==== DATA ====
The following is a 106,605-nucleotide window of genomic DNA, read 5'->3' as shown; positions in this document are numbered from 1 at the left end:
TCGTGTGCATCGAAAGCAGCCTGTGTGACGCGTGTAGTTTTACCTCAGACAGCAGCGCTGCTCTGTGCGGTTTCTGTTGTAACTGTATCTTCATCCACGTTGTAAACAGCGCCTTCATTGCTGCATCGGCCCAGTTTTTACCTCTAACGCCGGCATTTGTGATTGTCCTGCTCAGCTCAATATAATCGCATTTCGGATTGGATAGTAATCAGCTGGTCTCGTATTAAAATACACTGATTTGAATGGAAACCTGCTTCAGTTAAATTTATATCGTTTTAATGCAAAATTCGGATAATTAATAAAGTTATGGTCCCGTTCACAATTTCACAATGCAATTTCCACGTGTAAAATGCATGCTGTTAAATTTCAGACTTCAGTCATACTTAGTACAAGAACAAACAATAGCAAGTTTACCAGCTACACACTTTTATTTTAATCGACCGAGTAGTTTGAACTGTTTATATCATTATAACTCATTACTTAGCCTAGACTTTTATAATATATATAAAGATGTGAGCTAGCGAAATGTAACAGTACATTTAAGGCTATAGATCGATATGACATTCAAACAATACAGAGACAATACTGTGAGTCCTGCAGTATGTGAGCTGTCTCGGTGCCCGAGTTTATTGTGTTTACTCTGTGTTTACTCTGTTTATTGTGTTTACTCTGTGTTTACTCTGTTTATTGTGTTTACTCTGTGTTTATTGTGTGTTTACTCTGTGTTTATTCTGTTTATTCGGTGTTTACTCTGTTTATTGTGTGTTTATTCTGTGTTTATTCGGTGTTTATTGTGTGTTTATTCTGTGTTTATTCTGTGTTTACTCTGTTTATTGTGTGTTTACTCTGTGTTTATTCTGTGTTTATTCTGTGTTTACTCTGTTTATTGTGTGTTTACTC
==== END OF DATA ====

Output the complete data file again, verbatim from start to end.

The following is a 106,605-nucleotide window of genomic DNA, read 5'->3' as shown; positions in this document are numbered from 1 at the left end:
TCGTGTGCATCGAAAGCAGCCTGTGTGACGCGTGTAGTTTTACCTCAGACAGCAGCGCTGCTCTGTGCGGTTTCTGTTGTAACTGTATCTTCATCCACGTTGTAAACAGCGCCTTCATTGCTGCATCGGCCCAGTTTTTACCTCTAACGCCGGCATTTGTGATTGTCCTGCTCAGCTCAATATAATCGCATTTCGGATTGGATAGTAATCAGCTGGTCTCGTATTAAAATACACTGATTTGAATGGAAACCTGCTTCAGTTAAATTTATATCGTTTTAATGCAAAATTCGGATAATTAATAAAGTTATGGTCCCGTTCACAATTTCACAATGCAATTTCCACGTGTAAAATGCATGCTGTTAAATTTCAGACTTCAGTCATACTTAGTACAAGAACAAACAATAGCAAGTTTACCAGCTACACACTTTTATTTTAATCGACCGAGTAGTTTGAACTGTTTATATCATTATAACTCATTACTTAGCCTAGACTTTTATAATATATATAAAGATGTGAGCTAGCGAAATGTAACAGTACATTTAAGGCTATAGATCGATATGACATTCAAACAATACAGAGACAATACTGTGAGTCCTGCAGTATGTGAGCTGTCTCGGTGCCCGAGTTTATTGTGTTTACTCTGTGTTTACTCTGTTTATTGTGTTTACTCTGTGTTTACTCTGTTTATTGTGTTTACTCTGTGTTTATTGTGTGTTTACTCTGTGTTTATTCTGTTTATTCGGTGTTTACTCTGTTTATTGTGTGTTTATTCTGTGTTTATTCGGTGTTTATTGTGTGTTTATTCTGTGTTTATTCTGTGTTTACTCTGTTTATTGTGTGTTTACTCTGTGTTTATTCTGTGTTTATTCTGTGTTTACTCTGTTTATTGTGTGTTTACTC